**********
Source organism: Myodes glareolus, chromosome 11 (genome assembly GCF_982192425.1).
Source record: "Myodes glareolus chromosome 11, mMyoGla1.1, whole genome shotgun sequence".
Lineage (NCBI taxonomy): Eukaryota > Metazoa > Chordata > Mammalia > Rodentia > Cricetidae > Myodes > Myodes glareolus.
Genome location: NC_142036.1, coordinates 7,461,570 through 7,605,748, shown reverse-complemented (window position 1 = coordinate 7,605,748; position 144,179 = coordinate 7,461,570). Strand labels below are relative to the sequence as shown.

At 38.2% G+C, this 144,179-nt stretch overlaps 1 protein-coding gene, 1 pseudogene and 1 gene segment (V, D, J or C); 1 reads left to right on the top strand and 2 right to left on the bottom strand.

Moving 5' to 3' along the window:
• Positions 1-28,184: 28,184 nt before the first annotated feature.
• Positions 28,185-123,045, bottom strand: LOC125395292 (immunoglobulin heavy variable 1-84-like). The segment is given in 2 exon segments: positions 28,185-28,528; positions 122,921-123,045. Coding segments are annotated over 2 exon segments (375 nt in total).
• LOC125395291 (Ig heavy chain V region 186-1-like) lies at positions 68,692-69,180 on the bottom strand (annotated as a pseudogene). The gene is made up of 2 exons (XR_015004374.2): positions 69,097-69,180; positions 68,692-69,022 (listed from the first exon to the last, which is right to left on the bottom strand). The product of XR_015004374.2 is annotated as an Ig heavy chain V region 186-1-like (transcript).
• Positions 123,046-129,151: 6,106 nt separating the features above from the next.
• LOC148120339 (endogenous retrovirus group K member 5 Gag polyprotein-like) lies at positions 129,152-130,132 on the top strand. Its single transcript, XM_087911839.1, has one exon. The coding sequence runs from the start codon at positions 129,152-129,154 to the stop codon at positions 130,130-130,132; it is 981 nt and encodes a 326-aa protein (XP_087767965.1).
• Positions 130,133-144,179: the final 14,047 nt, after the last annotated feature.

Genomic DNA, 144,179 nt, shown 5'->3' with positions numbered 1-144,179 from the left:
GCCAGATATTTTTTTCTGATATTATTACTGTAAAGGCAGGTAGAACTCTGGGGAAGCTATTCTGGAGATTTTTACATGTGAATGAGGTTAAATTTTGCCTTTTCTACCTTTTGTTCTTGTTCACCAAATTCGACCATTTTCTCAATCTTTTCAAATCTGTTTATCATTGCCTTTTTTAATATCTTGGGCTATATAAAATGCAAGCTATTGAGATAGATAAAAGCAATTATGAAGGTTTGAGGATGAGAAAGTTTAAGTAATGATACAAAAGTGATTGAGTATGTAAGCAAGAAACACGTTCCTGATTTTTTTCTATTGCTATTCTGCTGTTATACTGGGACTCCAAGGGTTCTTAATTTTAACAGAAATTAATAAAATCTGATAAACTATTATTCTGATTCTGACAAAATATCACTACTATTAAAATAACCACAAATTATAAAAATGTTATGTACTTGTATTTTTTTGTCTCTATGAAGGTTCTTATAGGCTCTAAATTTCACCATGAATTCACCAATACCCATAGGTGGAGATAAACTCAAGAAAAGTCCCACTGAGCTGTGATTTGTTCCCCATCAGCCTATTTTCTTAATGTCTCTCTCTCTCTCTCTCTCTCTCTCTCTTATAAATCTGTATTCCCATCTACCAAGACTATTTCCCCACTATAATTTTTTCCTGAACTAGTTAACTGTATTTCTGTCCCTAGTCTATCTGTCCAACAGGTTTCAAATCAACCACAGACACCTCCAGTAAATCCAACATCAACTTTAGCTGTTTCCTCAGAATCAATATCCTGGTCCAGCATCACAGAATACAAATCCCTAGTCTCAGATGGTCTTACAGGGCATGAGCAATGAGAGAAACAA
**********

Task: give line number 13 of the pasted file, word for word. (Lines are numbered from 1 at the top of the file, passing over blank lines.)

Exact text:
Genomic DNA, 144,179 nt, shown 5'->3' with positions numbered 1-144,179 from the left: